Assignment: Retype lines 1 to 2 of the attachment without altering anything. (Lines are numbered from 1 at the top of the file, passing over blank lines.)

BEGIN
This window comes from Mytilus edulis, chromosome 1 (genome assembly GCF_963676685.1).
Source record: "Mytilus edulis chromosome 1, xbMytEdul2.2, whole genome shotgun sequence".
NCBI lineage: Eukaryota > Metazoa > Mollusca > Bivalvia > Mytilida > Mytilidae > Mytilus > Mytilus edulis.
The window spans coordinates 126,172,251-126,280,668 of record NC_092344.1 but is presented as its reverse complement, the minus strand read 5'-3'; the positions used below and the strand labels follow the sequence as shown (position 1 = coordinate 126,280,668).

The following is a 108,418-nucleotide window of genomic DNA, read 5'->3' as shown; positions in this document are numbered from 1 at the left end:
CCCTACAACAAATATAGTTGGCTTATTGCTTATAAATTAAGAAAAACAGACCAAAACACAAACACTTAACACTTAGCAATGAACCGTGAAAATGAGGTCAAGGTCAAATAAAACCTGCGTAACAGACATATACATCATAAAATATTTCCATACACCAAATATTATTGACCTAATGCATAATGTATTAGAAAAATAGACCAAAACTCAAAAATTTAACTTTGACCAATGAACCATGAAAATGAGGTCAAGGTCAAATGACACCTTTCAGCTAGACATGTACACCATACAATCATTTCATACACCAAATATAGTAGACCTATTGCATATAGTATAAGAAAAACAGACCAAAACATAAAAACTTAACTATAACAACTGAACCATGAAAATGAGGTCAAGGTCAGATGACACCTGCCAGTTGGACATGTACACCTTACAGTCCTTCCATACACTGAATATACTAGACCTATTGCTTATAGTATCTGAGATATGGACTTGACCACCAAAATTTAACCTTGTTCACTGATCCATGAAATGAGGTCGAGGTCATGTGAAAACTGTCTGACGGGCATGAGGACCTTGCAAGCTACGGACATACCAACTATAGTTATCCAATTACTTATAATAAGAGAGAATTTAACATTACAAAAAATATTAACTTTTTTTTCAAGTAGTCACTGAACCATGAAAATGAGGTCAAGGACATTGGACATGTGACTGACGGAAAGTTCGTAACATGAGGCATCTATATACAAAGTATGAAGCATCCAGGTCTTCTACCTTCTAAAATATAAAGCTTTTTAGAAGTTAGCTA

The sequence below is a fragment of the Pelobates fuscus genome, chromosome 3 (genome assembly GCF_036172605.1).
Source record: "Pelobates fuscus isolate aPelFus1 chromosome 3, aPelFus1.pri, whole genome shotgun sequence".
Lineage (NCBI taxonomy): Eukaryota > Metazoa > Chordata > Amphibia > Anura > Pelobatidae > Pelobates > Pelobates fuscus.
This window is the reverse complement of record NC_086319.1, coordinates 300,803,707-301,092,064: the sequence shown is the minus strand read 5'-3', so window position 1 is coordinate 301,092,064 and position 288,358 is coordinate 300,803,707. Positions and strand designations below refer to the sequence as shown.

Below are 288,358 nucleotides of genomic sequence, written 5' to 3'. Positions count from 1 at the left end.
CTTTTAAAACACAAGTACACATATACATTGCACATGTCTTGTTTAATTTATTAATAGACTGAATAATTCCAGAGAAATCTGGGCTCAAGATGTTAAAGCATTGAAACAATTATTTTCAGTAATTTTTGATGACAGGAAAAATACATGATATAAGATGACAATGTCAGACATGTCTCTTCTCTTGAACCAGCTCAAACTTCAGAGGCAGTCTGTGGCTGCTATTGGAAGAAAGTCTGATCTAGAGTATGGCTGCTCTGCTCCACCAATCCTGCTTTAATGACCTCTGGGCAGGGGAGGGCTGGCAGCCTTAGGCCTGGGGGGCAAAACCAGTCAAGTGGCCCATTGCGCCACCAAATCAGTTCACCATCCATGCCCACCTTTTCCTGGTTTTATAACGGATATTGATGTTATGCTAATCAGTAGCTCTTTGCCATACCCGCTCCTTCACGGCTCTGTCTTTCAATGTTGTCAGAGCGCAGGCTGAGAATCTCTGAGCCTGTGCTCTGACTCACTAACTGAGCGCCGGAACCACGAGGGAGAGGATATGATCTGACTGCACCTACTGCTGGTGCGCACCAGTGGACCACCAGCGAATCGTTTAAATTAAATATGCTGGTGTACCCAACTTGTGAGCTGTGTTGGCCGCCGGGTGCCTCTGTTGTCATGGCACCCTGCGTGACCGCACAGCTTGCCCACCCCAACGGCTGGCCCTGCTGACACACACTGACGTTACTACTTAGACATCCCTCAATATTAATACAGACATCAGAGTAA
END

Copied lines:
This window comes from Mytilus edulis, chromosome 1 (genome assembly GCF_963676685.1).
Source record: "Mytilus edulis chromosome 1, xbMytEdul2.2, whole genome shotgun sequence".